CITY LIFE AND COFFEE PLANTS


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South America » Colombia » Quindío » Salento
November 1st 2007
Published: December 25th 2007
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Our very informative and friendly guide, Carlos
After taking off from the Leticia airport we were bound for Bogota, the capital of Colombia. Sharyn and I had both wanted window seats that would allow us some good views from the air over the jungle region but as we took off the area was covered in cloud and our view lasted for all of 4 seconds. As we got further from Leticia the sky began to clear and we did get some awesome views of the jungle mountains and the rivers twisting through them. Not long after taking off we started our descent into Bogota. I had mixed feelings about going to Bogota after being in remote areas for a while I was not sure if I was ready to be thrust into the middle of another large Sth American city where you have to watch yourself more, but was also looking forward to being back in the city. In the taxi on the way into town it seemed that Bogota wasn't going to be as daunting as I first thought and that the pace of life was a little more chilled than I had seen before in cities. We made it to the hostel and was pleasantly suprised
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Wax palms in the Valle de Cocora
to find a very hot and powerful shower, free internet, free coffee and a tv room that had loads of DVD's along with cable tv.......small luxuries that you can live without but when you finally get them again it is always a treat. We had planned on only a quick stop in Bogota as both of us were returning to the city and we were eager to get to other parts of the country, so our couple of days there consisted of being lazy, organising buses, drinking coffee, eating and doing other mundane boring things. Two days later we were off again and heading to the coffee region of Colombia which lies to the west of Bogota. Driving into the region involved going through lots of beautifully lush green hills with spectacular scenery, something that was becoming the norm in Colombia. As usual the bus took longer than expected and after feeling worn out from driving around windy roads we arrived in a small town near our final destination, Salento. Due to being a little slow in the morning we had arrived too late to catch a bus up the road, so we had to take a local bus to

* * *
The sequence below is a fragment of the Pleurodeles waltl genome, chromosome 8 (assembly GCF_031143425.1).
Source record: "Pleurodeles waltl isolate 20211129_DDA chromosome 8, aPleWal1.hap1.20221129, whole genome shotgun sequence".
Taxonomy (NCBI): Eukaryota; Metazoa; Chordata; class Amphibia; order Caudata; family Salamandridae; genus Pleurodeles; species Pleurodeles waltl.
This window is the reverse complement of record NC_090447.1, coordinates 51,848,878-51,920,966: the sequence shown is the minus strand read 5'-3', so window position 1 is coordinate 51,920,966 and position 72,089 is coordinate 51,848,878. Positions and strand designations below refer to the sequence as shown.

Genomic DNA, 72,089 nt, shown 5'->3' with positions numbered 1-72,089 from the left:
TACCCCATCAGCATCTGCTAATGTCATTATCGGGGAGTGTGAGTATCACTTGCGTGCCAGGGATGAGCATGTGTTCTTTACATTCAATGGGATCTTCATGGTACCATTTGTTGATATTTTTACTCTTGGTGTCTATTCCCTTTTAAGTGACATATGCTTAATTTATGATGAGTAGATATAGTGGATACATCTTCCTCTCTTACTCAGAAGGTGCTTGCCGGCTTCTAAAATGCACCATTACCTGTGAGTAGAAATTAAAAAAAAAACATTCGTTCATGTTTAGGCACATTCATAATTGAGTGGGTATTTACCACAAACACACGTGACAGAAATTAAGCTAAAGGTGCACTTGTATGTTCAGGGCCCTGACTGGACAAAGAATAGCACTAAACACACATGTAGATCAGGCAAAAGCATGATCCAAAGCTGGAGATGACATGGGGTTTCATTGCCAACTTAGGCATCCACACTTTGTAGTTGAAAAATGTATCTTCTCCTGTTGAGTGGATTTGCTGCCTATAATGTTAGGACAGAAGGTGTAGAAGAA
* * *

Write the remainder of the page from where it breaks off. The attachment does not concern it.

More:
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Wax palms in the Valle de Cocora
the outskirts of town and then jump in a taxi to the town of Salento. The bus ride was some what difficult as it was a local bus and not made for people with all their bags. As usual the Colombian people were lovely to us and even though it was a little awkward being on the bus with all our stuff they never complained once. It was also Halloween on this night so as we drove along we saw lots of children dressed up in all sorts of costumes........it is definately big business over here. They had apparantly changed the meaning of Halloween to make it the day of children, so no doubt all the kids were having a blast. We managed to find ourselves a taxi easily and we were finally on the last stretch to what had turned out to be another long day on buses. Our taxi driver was lovely and as we made our way towards Salento he changed the music in his car to some classic rock and roll songs sung in english. Bon Jovi was a feature and because Sharyn is a major fan she knew all the words to his songs, I
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Valle de Cocora
just filled in the blanks, but we managed to have a bit of a sing-a-long in the back bringing back many memories of high-school and places like the Blue Light Disco. Arriving in Salento we found a beautiful hilly town lined with stoned streets and nice looking houses. The hostel we stayed in was a house that was a plantation house over 100 years old which had a balcony around most of the house. We were pretty glad to finally arrive but since we were so late we had limited options to fill our stomachs. We headed up to the plaza to check out the town and in hope of finding some food, instantly I could feel a definate calmness in the town. There was one car driving around the town and it happened to come past us. As it got closer it slowed down and we realised that the occupants were wearing face masks..........yes grown men in a jeep with Halloween masks on. Not only that but they were loaded up with sweets which they liberally handed out to us before hitting the acelarator and screaming off. We only had to walk another 5 minutes to the square where
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One of the surrounding valleys near Salento
we bumped into the car again........it was a small town! While walking around I was thinking that Salento was definately a place where you could stop for a few days and be sure that most things would also slow down with you. After a good feed and meeting some people staying in the hostel we hit bed in preparation for getting up early the next day to head to a valley nearby.

Another early rise and a with a quick look out the window we decided that we should head out to the Valle de Cocora, a valley that had been described as a lush version of Switzerland. The only issues was that if there is cloud cover than the valley will be covered and what we were going to see would not be visable. After a cold morning start we headed up to the plaza to catch a 4x4 to the entrance of the valley. After around 30 minutes driving in the hills, which were beautiful in themselves, we were dropped off on the side of the road near some small shops and told to walk down a certain path. We walked down into the valley and found
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Walking into the coffee plantation